How to use convert an KVM image into a LXC container
5 March, 2021 by
How to use convert an KVM image into a LXC container
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KVM was an improvement over Xen for me. Still for many use-cases a LXC are a more performance, light-weight alternative – which also seems to be en vougue nowadays.

Through switching to LXC I’ve reduced my overall memory usage a bit – the main benefit is, that processes within an LXC container are separated processes within the host system. This should allow the host system to manage memory (think cache, buffers, swap, etc.) more efficiently.

I’ve started converting most of my trusted KVM images into LXC containers, this post contains the necessary steps.

Step 1: create a new empty lxc container

First of all we’ll create a new empty LXC container with a default configuration. I’ll name it ‘imap’, guess it’s purpose.

$ lxc-create --name imap

LXC’s containers are created within /var/lib/lxc and, surprise!, a new and aptly named /var/lib/lxc/imap container can be found. The container containes two entries for now: config for its configuration and an emptyrootfs-directory which will contain the containers filesystem soon.

Step 2: copy the KVM image into the LXC container

I’m using LVM-backed KVM/QEMU images, each LVM volume mirrors a physical harddrive including partition tables, etc. Alas this prevents us from just mounting the KVM root image.

First of all let’s output the KVM image’s partition table:

$ sudo fdisk -l /dev/vg0/imap.img

Disk /dev/vg0/imap.img: 107.4 GB, 107374182400 bytes
255 heads, 63 sectors/track, 13054 cylinders, total 209715200 sectors
Units = sectors of 1 * 512 = 512 bytes
Sector size (logical/physical): 512 bytes / 512 bytes
I/O size (minimum/optimal): 512 bytes / 512 bytes
Disk identifier: 0x00022ea3

            Device Boot      Start         End      Blocks   Id  System
/dev/vg0/imap.img1   *        2048   209713151   104855552   83  Linux

So the real filesystem starts at sector 2048 and each sector is 512 bytes long. This allows us to calculate this partitions offset within the image and loopback mount the partition into the hosts filesystem:

 $ mount -o loop,offset=$((2048*512)) /dev/vg0/imap.img /mnt-source

Now we can copy the old KVM image’s contents into the new container:

 $ rsync -av /mnt-source/* /var/lib/lxc/imap/rootfs

Step 3: prepare the container’s device nodes and fix fstab

LXC does not support udev, so we’ll have to create the container’s device nodes by ourself. To simplify this, I’ve used the following bash script and copied it to /usr/local/sbin/

mv ${DEV} ${DEV}.old
mkdir -p ${DEV}
mknod -m 666 ${DEV}/null c 1 3
mknod -m 666 ${DEV}/zero c 1 5
mknod -m 666 ${DEV}/random c 1 8
mknod -m 666 ${DEV}/urandom c 1 9
mkdir -m 755 ${DEV}/pts
mkdir -m 1777 ${DEV}/shm
mknod -m 666 ${DEV}/tty c 5 0
mknod -m 600 ${DEV}/console c 5 1
mknod -m 666 ${DEV}/tty0 c 4 0
mknod -m 666 ${DEV}/tty1 c 4 1
mknod -m 666 ${DEV}/tty2 c 4 2
mknod -m 666 ${DEV}/tty3 c 4 3
mknod -m 666 ${DEV}/tty4 c 4 4
mknod -m 666 ${DEV}/tty5 c 4 5
mknod -m 666 ${DEV}/tty6 c 4 6
mknod -m 666 ${DEV}/full c 1 7
mknod -m 600 ${DEV}/initctl p
mknod -m 666 ${DEV}/ptmx c 5 2

Use this script to create all needed device nodes:

 $ cd /var/lib/lxc/imap/rootfs
 $ /usr/local/sbin/

As all filesystems were already prepared by the host system there’s no need for the guest system’s init system to do any work during bootup (actually this might rather be harmful). To prevent any problems I’ve commented out each and every line within the guests “etc/fstab” configuration file.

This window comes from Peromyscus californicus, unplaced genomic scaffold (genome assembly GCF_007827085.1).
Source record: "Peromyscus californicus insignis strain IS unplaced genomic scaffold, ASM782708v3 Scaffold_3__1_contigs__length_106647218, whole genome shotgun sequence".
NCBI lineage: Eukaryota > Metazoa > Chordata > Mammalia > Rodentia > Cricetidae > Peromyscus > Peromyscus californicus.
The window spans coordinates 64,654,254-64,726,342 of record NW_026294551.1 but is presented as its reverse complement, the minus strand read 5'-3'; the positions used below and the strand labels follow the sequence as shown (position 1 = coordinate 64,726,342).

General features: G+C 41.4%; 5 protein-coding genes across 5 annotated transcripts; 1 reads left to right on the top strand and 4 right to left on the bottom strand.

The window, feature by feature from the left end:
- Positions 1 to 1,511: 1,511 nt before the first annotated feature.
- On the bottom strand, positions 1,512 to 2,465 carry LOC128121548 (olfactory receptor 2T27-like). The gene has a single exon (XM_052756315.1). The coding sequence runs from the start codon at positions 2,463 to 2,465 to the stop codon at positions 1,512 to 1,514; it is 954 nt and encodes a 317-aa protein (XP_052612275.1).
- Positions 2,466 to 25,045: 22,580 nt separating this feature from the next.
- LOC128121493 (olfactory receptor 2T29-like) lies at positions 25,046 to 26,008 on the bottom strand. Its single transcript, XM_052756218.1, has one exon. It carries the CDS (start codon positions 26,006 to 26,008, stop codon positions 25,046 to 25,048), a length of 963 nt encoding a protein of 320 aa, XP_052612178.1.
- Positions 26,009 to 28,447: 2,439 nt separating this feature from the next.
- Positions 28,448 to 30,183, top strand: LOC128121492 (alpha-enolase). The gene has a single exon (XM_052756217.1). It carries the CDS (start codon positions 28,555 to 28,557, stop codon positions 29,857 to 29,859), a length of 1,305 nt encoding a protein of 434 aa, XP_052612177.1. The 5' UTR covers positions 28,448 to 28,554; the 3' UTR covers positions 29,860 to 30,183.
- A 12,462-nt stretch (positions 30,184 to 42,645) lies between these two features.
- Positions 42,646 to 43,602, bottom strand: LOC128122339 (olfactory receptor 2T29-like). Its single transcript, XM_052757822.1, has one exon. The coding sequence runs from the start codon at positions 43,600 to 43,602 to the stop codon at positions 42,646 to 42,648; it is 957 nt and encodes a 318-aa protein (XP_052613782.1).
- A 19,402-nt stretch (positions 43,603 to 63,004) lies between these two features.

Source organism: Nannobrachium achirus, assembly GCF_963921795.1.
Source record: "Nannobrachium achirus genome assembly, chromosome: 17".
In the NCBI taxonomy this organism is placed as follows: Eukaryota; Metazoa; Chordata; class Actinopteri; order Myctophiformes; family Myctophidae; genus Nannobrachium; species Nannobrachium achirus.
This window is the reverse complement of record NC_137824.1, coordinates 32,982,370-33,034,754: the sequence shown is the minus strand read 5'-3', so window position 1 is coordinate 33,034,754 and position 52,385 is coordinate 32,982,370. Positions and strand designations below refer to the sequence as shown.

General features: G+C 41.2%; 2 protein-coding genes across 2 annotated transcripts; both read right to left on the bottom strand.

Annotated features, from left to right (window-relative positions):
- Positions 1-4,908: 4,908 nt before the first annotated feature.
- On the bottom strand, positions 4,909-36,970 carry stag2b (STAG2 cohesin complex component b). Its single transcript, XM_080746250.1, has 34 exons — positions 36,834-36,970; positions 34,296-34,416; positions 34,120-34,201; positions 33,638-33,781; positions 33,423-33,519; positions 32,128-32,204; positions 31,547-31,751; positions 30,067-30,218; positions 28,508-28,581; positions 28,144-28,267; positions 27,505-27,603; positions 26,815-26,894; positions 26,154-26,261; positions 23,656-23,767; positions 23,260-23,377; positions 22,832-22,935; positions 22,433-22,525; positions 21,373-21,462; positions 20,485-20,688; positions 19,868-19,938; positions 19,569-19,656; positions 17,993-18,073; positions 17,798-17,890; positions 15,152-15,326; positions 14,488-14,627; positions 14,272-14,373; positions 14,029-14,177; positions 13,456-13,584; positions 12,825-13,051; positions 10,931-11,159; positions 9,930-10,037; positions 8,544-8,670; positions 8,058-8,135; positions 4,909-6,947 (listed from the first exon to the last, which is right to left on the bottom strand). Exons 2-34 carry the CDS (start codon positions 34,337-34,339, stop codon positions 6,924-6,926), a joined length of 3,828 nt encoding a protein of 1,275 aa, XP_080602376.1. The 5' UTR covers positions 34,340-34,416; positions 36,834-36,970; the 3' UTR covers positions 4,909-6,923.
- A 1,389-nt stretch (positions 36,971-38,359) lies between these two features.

Step 4: create LXC configuration file

Each LXC container’s configuration is stored in the “config” file which is situated around the “rootfs” directory. Let’s create a new one:

# Template used to create this container: (null)
# Parameters passed to the template:
lxc.mount.entry = proc proc proc nodev,noexec,nosuid 0 0
lxc.mount.entry = sysfs sys sysfs defaults  0 0
lxc.tty = 2
lxc.pts = 1024
lxc.cgroup.devices.deny = a
lxc.cgroup.devices.allow = c 1:3 rwm
lxc.cgroup.devices.allow = c 1:5 rwm
lxc.cgroup.devices.allow = c 5:1 rwm
lxc.cgroup.devices.allow = c 5:0 rwm
lxc.cgroup.devices.allow = c 4:0 rwm
lxc.cgroup.devices.allow = c 4:1 rwm
lxc.cgroup.devices.allow = c 1:9 rwm
lxc.cgroup.devices.allow = c 1:8 rwm
lxc.cgroup.devices.allow = c 136:* rwm
lxc.cgroup.devices.allow = c 5:2 rwm
lxc.cgroup.devices.allow = c 254:0 rm
lxc.utsname = imap = veth = up = virbr0 = 00:16:3e:f1:35:ab = =
lxc.cap.drop = sys_module
lxc.cap.drop = mac_admin
lxc.cap.drop = mac_override
lxc.cap.drop = sys_time
lxc.rootfs = /var/lib/lxc/imap/rootfs

We’ll allow a couple of devices (mostly terminals) and provide a mounted proc and sys filesystem to the guest. Note the container’s name (lxc.utsname) and the configured path for it’s root filesystem (/var/lib/lxc/imap/rootfs). In addition this configuration file contains the network configuration (ipv4 sets the IP address which the container will be assigned to by the internal DHCP server). Please don’t forget to provide an unique MAC address (hwaddr) to each container.

Step 5: start the container

Start the container in the background and SSH into it

 $ lxc-start --name imap -d
 $ ssh

Say welcome to your new container!

Appendix 1: improve the container..

There are some things that are not needed anymore. All commands are entered within the container (which is a Debian 7.0 system BTW)!

 $ apt-get remove --purge acpid acpi
 $ update-rc.d -f remove
 $ update-rc.d -f remove
 $ update-rc.d -f remove
 $ update-rc.d -f udev remove

Let’s see how we can improve the container in the future..



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